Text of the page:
A more infuriating example is Clint Eastwood’s Space Cowboys. In a pivotal scene in which the four geriatric astronauts report for their NASA physical, we see Tommy Lee Jones, James Garner, Donald Sutherland and Eastwood naked from the rear. Not since the bare-assed Brian Dennehy pranced around the locker room in North Dallas Forty have I seen a more disturbing sight. Immediately thereafter, we see Jones, Garner and Sutherland from the front. Jones, the youngest and buffest of the crew, looks fine, as he does in a subsequent locker room scene with Marcia Gay Harden. Except for slight love handles, he still looks like the baddest motherfucker in the valley. Frankly, I would love to look that great when I am his age. On the other hand, Garner and Sutherland look terrible. Especially Garner. Here I take issue with director Eastwood. Call me old-fashioned, call me a curmudgeon, but I don’t think forcing actors as post-studly as James Garner and Donald Sutherland to pose nude is appropriate. I’m not even sure it’s legal. It’s certainly not nice. Forcing a man as old as James Garner to pose in the altogether borders on senior abuse.
Curiously, Space Cowboys contains no shot in which Eastwood himself is fully seen without his shirt. Why? Because Eastwood had already made his definitive shirtless statement a few years earlier. Less gifted film critics than I generally believe that the senior shirtless phenomenon is a throwback to the days of Burt Lancaster, Anthony Quinn and Charlton Heston, all of whom continued to bare their chests on-screen long after it was considered appealing. A small minority of critics maintains that pre-geriatric chest-baring is homage to Sean Connery, who turned up shirtless and puffy in his 1983 Bond swan song, Never Say Never Again. Some cite Jack Nicholson’s brief shirtless scene in Wolf as an invitation for other aging thespians to follow suit. If Joltin’ Jack, already pushing 60, could still get away with this stuff, why not everybody else?
These theories, while plausible, are nonetheless wrong. It was Clint Eastwood who inaugurated our modern era of middle-aged shirtlessness when he shed the chemise in his surprisingly touching 1995 adaptation of Robert James Waller’s god-awful novel The Bridges of Madison County. Quite early in this moving tale of the doomed love affair between a charismatic, globe-trotting photographer and a culturally marooned Iowa-Italian plowgirl, Meryl Streep invites Eastwood to stay for dinner while her family is away at the state fair in some even more forlorn region of the Great Plains. Accepting the invitation, Eastwood steps outside to wash up at the old pump. Why outside? Are we supposed to believe that there were no bathrooms in rural Iowa back in the early ’60s? Of course not; we see Streep in a bathtub later in the film. No, the reason Eastwood goes outside is because it gives him an excuse to peel off his shirt and show off his bulging biceps, his preponderant pecs, his taut tummy. He’s well aware that he already has the fish on the hook; now he merely needs to reel her in. Taking off his shirt is the way he closes the deal. The shirtless-wonder gambit works like a charm. Gazing longingly from the second-story window, Streep not only takes it all in, but actually goes back for a second look.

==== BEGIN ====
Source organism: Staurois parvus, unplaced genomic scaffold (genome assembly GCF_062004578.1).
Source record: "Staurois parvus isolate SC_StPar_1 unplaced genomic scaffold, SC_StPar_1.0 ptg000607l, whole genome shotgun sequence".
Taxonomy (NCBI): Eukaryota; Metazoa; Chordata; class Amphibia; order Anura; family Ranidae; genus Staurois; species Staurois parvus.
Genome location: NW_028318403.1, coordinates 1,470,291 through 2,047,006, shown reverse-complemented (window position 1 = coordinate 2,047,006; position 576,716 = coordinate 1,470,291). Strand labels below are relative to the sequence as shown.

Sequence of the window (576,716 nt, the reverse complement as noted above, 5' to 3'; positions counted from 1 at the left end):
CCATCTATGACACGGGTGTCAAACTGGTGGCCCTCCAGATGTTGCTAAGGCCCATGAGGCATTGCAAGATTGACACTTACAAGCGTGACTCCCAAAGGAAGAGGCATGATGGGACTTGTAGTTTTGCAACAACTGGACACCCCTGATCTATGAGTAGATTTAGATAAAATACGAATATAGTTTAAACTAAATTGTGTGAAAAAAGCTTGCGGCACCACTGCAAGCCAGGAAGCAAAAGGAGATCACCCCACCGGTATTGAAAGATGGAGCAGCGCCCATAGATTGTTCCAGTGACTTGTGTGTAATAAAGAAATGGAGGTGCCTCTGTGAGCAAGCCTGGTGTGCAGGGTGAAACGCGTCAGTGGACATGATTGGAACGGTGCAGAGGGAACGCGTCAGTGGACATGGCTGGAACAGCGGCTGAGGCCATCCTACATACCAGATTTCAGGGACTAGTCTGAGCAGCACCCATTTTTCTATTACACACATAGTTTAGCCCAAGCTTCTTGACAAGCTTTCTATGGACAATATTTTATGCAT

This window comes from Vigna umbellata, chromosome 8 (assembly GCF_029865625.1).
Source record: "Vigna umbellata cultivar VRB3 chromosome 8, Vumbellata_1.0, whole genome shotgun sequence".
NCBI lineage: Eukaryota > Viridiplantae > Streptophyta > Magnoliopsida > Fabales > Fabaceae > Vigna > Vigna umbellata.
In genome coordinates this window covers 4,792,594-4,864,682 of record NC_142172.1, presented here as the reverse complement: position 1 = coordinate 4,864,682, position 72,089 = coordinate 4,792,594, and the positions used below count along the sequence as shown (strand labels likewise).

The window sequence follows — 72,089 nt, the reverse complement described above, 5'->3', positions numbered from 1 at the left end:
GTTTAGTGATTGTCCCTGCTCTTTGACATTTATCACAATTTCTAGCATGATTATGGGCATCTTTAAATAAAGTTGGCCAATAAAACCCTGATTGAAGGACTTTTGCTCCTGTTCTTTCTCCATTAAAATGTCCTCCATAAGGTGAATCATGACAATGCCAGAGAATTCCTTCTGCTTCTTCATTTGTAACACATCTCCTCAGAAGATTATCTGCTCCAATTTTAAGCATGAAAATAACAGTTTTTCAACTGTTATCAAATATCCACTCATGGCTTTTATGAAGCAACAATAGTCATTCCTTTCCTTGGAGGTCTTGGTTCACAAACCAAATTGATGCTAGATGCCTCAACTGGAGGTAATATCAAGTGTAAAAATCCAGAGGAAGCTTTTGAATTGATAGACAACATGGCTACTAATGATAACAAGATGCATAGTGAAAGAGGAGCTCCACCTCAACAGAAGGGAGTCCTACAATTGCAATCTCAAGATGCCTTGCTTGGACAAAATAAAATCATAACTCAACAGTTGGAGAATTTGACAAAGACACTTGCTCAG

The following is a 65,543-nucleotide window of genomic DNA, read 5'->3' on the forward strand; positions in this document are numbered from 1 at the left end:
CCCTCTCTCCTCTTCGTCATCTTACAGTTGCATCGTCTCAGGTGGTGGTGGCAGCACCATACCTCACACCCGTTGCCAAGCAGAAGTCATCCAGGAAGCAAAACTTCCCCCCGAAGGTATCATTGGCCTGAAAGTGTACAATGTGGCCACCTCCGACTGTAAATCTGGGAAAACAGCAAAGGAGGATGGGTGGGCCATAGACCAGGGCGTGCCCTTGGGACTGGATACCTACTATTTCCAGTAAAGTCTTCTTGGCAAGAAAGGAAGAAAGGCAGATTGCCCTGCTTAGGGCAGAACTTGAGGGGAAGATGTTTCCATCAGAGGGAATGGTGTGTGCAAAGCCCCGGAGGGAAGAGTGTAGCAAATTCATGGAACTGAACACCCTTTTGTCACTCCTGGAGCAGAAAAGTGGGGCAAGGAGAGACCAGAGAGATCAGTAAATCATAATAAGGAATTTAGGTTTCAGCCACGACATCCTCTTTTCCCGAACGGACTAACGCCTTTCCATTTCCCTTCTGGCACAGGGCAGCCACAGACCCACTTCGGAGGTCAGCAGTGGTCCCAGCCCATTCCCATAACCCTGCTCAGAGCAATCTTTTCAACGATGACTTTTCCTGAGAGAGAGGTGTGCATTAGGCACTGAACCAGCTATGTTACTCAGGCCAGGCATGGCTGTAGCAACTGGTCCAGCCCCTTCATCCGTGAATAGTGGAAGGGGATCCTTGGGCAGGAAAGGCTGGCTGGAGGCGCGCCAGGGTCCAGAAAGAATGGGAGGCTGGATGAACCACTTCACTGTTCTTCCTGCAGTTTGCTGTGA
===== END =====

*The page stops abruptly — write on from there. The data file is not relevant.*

Clint Eastwood was already a mature 65 when Bridges was released, yet he still felt confident enough to primp the pecs without fear of being ridiculed. More important, by showing off his physical gifts at such an advanced age, Eastwood established a disturbing precedent that has encouraged every other middle-aged actor to follow in his shirtsteps. I think any levelheaded reader can see where this is leading. Nobody minds if Bruce Willis takes off his shirt now and then. Nobody’s going to get upset if Harrison Ford or Kevin Costner puts on an occasional “Crocodile” Dundee impersonation. But Donald Sutherland? Anthony Hopkins? James Garner? It’s like watching grandpa Rollerblade. And who’s next? Joe Pesci? James Caan? Rod Steiger? Or, God forbid, Woody Allen?
Clearly, a case can be made that because I am a paunchy, middle-aged man with no upper-body strength to speak of, this article is merely sour grapes, the demented ramblings of a disintegrating sourpuss who is pissed off that his chest can’t compare in size, shape or overall muscle tone to those of Costner, Willis and Ford. Yet let me say in my defense that I most assuredly am not jealous of the pecs James Garner and Donald Sutherland display in Space Cowboys, and would not trade my chest for Richard Gere’s puny scaffolding. The face is a different story.
No story about middle-aged male upper-body vanity would be complete without mentioning Sylvester Stallone. Tellingly, the customarily vain Stallone does not take off his shirt in last year’s Driven, generously forgoing a golden opportunity to upstage his costar Kip Pardue. However, Stallone does briefly appear in a sweaty athletic shirt in Get Carter, a woeful remake of Mike Hodges’s 1970 film noir classic. Having scrutinized 35 movies in which Sly’s contemporaries part with their shirts, I found it a great relief to see a movie in which a guy showing off his shoulders finally had some shoulders worth showing off. Rippling, taut, enormous, those granite-like Rambo-era pecs and biceps still say it all. Built like the proverbial brick shithouse, Stallone doesn’t need to primp and preen in front of a mirror to get his message across. All he has to do is stand there and let the camera do its work. As a famous man once said, when you get to the end zone, act like you’ve been there before.
In a future issue, we will get to Arnold.
Joe Queenan wrote about movie accents that don’t ring a bell in the December/January issue of Movieline.